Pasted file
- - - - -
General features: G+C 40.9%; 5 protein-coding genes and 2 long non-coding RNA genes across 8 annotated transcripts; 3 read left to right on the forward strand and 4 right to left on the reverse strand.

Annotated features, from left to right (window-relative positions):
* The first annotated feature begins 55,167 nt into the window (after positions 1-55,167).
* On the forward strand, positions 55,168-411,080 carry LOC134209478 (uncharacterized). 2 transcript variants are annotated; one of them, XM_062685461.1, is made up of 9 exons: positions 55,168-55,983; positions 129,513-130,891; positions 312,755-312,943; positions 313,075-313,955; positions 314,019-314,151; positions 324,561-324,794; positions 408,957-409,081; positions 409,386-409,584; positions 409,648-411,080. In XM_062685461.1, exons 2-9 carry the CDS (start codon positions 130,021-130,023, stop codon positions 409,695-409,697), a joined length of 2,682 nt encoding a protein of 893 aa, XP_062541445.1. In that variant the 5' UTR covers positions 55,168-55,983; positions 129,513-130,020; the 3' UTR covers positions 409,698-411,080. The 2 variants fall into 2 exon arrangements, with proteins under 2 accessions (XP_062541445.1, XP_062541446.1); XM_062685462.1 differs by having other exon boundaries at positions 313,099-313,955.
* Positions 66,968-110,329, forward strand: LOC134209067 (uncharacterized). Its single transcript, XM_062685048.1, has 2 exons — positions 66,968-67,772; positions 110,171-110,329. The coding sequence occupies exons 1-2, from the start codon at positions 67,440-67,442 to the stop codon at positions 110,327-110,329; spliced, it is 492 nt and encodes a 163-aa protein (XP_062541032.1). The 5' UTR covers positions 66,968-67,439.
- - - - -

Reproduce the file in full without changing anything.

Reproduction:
General features: G+C 40.9%; 5 protein-coding genes and 2 long non-coding RNA genes across 8 annotated transcripts; 3 read left to right on the forward strand and 4 right to left on the reverse strand.

Annotated features, from left to right (window-relative positions):
* The first annotated feature begins 55,167 nt into the window (after positions 1-55,167).
* On the forward strand, positions 55,168-411,080 carry LOC134209478 (uncharacterized). 2 transcript variants are annotated; one of them, XM_062685461.1, is made up of 9 exons: positions 55,168-55,983; positions 129,513-130,891; positions 312,755-312,943; positions 313,075-313,955; positions 314,019-314,151; positions 324,561-324,794; positions 408,957-409,081; positions 409,386-409,584; positions 409,648-411,080. In XM_062685461.1, exons 2-9 carry the CDS (start codon positions 130,021-130,023, stop codon positions 409,695-409,697), a joined length of 2,682 nt encoding a protein of 893 aa, XP_062541445.1. In that variant the 5' UTR covers positions 55,168-55,983; positions 129,513-130,020; the 3' UTR covers positions 409,698-411,080. The 2 variants fall into 2 exon arrangements, with proteins under 2 accessions (XP_062541445.1, XP_062541446.1); XM_062685462.1 differs by having other exon boundaries at positions 313,099-313,955.
* Positions 66,968-110,329, forward strand: LOC134209067 (uncharacterized). Its single transcript, XM_062685048.1, has 2 exons — positions 66,968-67,772; positions 110,171-110,329. The coding sequence occupies exons 1-2, from the start codon at positions 67,440-67,442 to the stop codon at positions 110,327-110,329; spliced, it is 492 nt and encodes a 163-aa protein (XP_062541032.1). The 5' UTR covers positions 66,968-67,439.